My take: As I’ve written about before, no annual fee cards should play a key role in your credit card strategy, and the Chase Freedom is one of my favorites in this category. I love the rotating quarterly bonus categories that offer 5x points on up to $1,500 in purchases, and since I have another Chase card that earns full Ultimate Rewards points, I can convert these earnings into fully transferable points. As a result, this card will stay in my wallet.
The Hyatt Credit Card
Annual fee: $75
My take: I recently wrote a post on the most underrated travel rewards cards out there, and the Hyatt Credit Card earned a spot on the list. While this card does carry a $75 annual fee, it also provides two key benefits that make it worthwhile (in my opinion). The first is automatic Discoverist status in the World of Hyatt program, which I pegged at $150 in my valuation of Hyatt elite status (not a huge windfall but better than nothing). The second and more valuable perk is the anniversary certificate given each year, valid at Category 1-4 properties worldwide. In essence, you can think of the annual fee as “buying” a free night for $75. You’d be hard-pressed to find a Hyatt where you’d pay less than that, and I’ve always gotten at least double that value for stays at properties like the Hyatt Regency Grand Cypress, Grant Hyatt Seattle and Andaz Savannah.
IHG Rewards Club Select Credit Card
Annual fee: $49 (waived for the first year)
My take: This was another card on my underrated list, giving cardholders great perks like automatic IHG Platinum Elite status and 5x points at IHG properties. However, what makes this card truly valuable is the free anniversary night you’ll get every year when you pay the card’s $49 annual fee. Unlike with the Hyatt card, this anniversary certificate is valid at any IHG property worldwide, including InterContinental hotels and resorts. Last November, I used my second year’s free night at the InterContinental in Lisbon when revenue rates were well over €150 per night, though you can easily get even more value at higher-end properties.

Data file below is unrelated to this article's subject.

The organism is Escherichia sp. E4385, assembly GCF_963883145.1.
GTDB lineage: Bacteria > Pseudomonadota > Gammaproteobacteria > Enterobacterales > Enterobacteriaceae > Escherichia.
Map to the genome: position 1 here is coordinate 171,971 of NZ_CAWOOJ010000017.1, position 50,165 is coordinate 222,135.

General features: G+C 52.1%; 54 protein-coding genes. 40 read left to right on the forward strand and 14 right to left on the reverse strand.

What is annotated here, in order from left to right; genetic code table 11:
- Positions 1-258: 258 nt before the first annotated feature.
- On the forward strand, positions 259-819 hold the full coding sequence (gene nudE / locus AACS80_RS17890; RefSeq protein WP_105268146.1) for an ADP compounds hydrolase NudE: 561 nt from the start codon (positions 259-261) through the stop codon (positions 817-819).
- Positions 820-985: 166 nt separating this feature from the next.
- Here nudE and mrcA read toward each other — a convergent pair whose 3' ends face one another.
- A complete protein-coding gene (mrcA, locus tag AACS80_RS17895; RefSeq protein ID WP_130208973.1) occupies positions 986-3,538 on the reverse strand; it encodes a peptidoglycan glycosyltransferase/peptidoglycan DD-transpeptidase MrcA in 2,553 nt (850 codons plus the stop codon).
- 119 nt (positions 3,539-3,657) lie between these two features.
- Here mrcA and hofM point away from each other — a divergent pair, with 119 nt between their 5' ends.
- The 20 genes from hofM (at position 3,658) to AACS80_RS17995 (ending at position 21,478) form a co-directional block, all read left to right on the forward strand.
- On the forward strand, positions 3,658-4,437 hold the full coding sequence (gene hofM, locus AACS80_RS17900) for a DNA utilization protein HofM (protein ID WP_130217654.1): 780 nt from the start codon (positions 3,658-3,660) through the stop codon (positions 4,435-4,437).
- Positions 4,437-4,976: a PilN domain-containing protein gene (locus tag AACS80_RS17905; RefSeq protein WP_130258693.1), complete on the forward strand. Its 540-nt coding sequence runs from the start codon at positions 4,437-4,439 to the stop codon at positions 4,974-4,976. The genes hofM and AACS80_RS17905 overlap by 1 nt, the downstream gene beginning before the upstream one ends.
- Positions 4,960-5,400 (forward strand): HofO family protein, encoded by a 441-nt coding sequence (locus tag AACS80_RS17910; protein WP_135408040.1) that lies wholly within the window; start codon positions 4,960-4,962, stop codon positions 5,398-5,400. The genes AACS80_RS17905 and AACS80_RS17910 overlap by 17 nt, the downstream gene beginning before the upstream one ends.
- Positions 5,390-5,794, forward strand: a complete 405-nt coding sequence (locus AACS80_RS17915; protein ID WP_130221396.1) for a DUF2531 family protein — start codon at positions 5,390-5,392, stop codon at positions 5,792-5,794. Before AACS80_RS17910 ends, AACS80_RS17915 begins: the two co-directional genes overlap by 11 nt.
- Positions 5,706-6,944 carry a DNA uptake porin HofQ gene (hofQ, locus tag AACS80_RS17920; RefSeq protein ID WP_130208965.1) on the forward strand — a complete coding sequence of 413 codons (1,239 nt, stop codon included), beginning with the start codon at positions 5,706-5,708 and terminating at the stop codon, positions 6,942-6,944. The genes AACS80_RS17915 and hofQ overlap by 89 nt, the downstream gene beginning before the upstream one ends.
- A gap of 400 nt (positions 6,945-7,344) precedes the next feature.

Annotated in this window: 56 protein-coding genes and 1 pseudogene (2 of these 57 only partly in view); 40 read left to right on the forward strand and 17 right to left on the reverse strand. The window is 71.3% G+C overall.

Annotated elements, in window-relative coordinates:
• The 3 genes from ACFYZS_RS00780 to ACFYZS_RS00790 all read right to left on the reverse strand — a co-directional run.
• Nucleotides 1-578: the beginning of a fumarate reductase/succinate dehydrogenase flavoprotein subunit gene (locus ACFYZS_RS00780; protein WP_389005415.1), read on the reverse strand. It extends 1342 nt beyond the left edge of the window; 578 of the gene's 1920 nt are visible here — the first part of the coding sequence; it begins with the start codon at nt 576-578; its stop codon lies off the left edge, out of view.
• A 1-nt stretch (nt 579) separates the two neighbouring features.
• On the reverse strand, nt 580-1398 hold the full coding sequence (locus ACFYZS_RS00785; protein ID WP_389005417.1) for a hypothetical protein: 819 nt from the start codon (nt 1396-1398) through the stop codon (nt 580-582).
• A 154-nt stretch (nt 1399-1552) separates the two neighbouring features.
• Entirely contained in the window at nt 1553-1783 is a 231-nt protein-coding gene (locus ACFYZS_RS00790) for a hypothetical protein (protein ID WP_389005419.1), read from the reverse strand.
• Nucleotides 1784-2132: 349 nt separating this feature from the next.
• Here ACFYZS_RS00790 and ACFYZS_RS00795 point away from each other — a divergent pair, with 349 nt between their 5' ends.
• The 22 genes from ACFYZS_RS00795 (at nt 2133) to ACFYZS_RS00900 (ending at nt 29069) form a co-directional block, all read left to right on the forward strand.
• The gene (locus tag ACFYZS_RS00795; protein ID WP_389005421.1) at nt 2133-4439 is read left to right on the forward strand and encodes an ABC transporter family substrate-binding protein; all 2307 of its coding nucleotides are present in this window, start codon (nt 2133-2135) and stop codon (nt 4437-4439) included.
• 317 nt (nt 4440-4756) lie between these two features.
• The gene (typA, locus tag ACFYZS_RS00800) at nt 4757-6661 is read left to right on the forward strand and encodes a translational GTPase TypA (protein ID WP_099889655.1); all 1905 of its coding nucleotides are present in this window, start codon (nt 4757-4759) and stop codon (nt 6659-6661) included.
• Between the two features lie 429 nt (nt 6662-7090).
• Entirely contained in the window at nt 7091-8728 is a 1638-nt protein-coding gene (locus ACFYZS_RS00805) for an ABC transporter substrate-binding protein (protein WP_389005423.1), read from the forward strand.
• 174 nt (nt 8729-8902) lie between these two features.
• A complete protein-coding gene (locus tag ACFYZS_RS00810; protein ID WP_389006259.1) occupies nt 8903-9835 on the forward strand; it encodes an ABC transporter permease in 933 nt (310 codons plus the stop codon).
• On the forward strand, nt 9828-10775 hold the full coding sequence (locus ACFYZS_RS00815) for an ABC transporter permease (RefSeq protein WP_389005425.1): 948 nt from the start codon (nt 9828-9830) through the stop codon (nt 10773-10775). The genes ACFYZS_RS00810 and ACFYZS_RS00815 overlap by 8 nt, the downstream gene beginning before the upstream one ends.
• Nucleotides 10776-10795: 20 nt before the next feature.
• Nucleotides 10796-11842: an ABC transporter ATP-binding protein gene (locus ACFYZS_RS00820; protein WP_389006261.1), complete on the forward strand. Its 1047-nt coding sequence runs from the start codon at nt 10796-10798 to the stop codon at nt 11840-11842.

Ink Business Cash Credit Card
Annual fee: $0
My take: The final Chase card I’ll be keeping is the Ink Cash, another one that carries no annual fee. My favorite benefit of this card is the 5x points I get on purchases at office supply stores as well as on telecommunications purchases (internet, landline and TV). Those points are typically only redeemable for cash back, but as I mentioned earlier, since I have a card that accrues full Ultimate Rewards points, the earnings from the Ink Cash can be combined across my accounts and transferred to travel partners.
Citi Hilton Honors Reserve Credit Card
Annual fee: $95